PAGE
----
Sleight of Hand
In society, weddings are known to be the most festive event in someone’s life. It’s literally a season of celebrations: you have the bridal shower where the bride is deluged by excessive gift-giving (not too sure why there isn’t a male equivalent); the bridesmaids luncheon where she shows her appreciation to all her bridesmaids; the bachelor and bachelorette parties; the wedding and wedding reception rehearsal which, even though it’s more of a drill, can end up as a party itself; and of course, the actual wedding. But before all of that takes place there’s an engagement party. And if you want to pleasantly surprise your guests, it’s best to mask an engagement party as something else. Traditionally, it’s the bride’s father who hosts this party. Traditionally, the father makes the first toast as well. Also, traditionally, requesting gifts on the invitations for an engagement party isn’t proper. Traditionally, giving someone in Greece a thumbs up is considered rude. Isn’t it time we had a new tradition? If you agree with me, go for a more contemporary version where the newly-engaged hosts the party. In any case, it’s always best to keep things in perspective ’cause tradition can get boring.
The Guest List
Of course, when planning an engagement party, you should consider who you’re going to want at the wedding. Don’t invite people you don’t want at your wedding. If you’re going for the surprise “guess what, we’re engaged” type of party, and host it as a backyard barbecue where you usually probably invite your neighbors, don’t invite the ones you don’t get along with. Obviously, you could invite a disagreeable neighbor and not invite him to the wedding in a “that’ll show ‘em” kind of way, but that wouldn’t be nice. Weddings are meant to be enjoyed by as many people as possible, not a way to get even with disgruntled neighbors.
As far as spending is concerned, you don’t want to have a blowout engagement party. Keep it lowkey, local and causal with minimal cost to you and your guest. The previous example, a backyard barbecue, would suffice. Another good example would be to undercut a different party, not a birthday or retirement party – you don’t want to steal the show. Instead, you could host a Christmas party, or Thanksgiving party, where you’d invite both sides of the family to make your announcement. In both situations, the price shouldn’t go to high, especially if the party falls in a holiday that you routinely celebrate anyway. Another way to reduce cost would be to have a potluck where everyone brings a dish. Your uncles casserole might not be a hit, but remember, the most important reason we have engagement parties is of course to announce the engagement, not to wow people with expensive decorations and awesome food; that’s what the wedding is for. And even though some people do send out invitations for engagement parties (depending on whether you’re going for the “surprise approach” or formal), it’s not necessary.
That isn’t to say you shouldn’t send them out. These can be fun invitations, not too refined or classy, that convey the spirit of the occasion. But really, surprising people seems like the most exciting way to do these parties, and invitations might raise suspicion, so I’d leave them out. Of course, it is your choice what you want to do. If you’re upfront and tell your guest that this is in fact an engagement party, then that’s probably how you would go about planning this. You could have table decorations at a rented out area, go to a fancy restaurant, hire entertainment, but then you’d be building pressure because now guests are expecting the wedding to be off the charts. That’s why I say go casual, but hey, I’m not the one getting married.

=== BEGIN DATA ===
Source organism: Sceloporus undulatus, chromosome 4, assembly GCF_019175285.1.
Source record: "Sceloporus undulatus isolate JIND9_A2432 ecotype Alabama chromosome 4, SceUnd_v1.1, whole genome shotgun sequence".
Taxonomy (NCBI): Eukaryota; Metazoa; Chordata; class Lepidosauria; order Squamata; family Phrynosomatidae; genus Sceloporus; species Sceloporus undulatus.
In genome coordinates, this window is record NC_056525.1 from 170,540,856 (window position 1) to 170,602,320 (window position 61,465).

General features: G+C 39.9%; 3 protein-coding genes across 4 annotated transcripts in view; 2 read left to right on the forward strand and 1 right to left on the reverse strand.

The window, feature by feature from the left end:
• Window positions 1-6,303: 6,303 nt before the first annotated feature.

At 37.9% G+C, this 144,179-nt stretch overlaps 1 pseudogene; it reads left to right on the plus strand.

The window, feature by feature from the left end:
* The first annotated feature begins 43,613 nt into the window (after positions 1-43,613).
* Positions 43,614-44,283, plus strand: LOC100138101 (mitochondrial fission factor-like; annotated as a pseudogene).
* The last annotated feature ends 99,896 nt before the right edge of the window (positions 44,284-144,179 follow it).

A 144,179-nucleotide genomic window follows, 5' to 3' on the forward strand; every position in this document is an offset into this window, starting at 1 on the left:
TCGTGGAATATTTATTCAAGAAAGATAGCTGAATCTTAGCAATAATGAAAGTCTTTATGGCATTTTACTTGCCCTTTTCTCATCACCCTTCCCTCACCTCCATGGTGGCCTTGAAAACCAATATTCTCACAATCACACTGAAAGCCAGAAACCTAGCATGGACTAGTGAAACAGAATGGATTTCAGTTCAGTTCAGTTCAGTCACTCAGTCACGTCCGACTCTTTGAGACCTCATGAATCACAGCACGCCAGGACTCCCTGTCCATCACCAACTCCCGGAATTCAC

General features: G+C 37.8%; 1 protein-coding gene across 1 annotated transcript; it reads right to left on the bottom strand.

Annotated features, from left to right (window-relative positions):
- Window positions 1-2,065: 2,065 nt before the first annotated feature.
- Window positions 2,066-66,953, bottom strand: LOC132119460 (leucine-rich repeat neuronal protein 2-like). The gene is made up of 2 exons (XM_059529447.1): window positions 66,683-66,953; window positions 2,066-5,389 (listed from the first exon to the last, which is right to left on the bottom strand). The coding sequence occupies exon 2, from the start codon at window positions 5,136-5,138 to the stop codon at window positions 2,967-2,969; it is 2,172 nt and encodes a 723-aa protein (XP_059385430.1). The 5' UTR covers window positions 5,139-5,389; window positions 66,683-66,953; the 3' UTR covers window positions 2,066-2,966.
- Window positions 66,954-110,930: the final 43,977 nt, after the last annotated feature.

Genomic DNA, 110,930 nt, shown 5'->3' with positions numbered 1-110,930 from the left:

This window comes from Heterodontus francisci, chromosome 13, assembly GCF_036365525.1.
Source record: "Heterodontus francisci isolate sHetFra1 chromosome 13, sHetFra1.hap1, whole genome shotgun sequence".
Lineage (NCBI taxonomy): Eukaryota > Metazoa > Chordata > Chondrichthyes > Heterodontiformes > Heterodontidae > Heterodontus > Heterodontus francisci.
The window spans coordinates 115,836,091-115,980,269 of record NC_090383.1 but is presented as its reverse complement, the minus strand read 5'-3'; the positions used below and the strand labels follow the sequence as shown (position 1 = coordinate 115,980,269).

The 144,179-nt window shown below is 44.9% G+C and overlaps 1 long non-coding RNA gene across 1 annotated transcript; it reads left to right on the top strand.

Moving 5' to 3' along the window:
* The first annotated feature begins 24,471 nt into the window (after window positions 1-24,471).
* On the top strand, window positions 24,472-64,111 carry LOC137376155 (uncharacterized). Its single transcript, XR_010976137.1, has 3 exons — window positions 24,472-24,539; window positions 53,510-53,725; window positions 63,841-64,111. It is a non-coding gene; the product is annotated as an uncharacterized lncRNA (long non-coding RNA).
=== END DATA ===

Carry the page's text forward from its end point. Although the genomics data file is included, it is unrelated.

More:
Gifts can be a touchy subject if you don’t know how to handle them. If you send out invitations, there are people who believe it’s not proper to include whether or not you’re expecting gifts as I’ve mentioned before. To me, that sounds kind of high-class or snooty, so I don’t so much listen to “tradition”. But again, if you want it to be as inexpensive as possible, even for your guests, then leave the gift subject out of it. They’ll be able to send you more elaborate gifts later when you’ve set up your wedding registry (and they’ve saved some money). Whichever way you plan on jumpstarting your marital season, make sure you have fun and allow it to be a joyous occasion for everyone involved.
Wedding/Engagement Party Resources:
– if you ARE going to send invitations, at least try the low-cost method of making them yourself. There is software available with which you can create custom invitations or choose from thousands of pre-loaded designs and templates to help you acheive a professional look. A good, highly reviewed piece of software is The Print Shop, from Encore. Currently, it’s the best selling invitation software on Amazon.
– This is more of a tip than a resource, but when organizing your registry, it’s good to have more inexpensive items than expensive. Also, make sure it’s as large as you can get it so people will have plenty to choose from and won’t be force to purchase an expensive item. Include stores like Target or Walmart for the less-pricey options, and higher-end stores for your expensive gifts.
– Ladies, I know it’s a big deal for you to look great on your special day, but it’s an even bigger deal if you can stay in budget. There’s a site that specifically caters to that need. Preownedweddingdresses.com unites buyers and sellers of, you guessed it, wedding dresses. They are preowned so you can buy them at half-price of the original cost. And, if you don’t plan on buying from here, you should consider selling from this site since you can get a nice chunk of change for a dress you probably will never wear again. And for the guys, Fine Tuxedos is a good company to buy suits from.
Otherwise, make it a fun engagement party and a classy wedding. Good luck!
Some other party ideas include: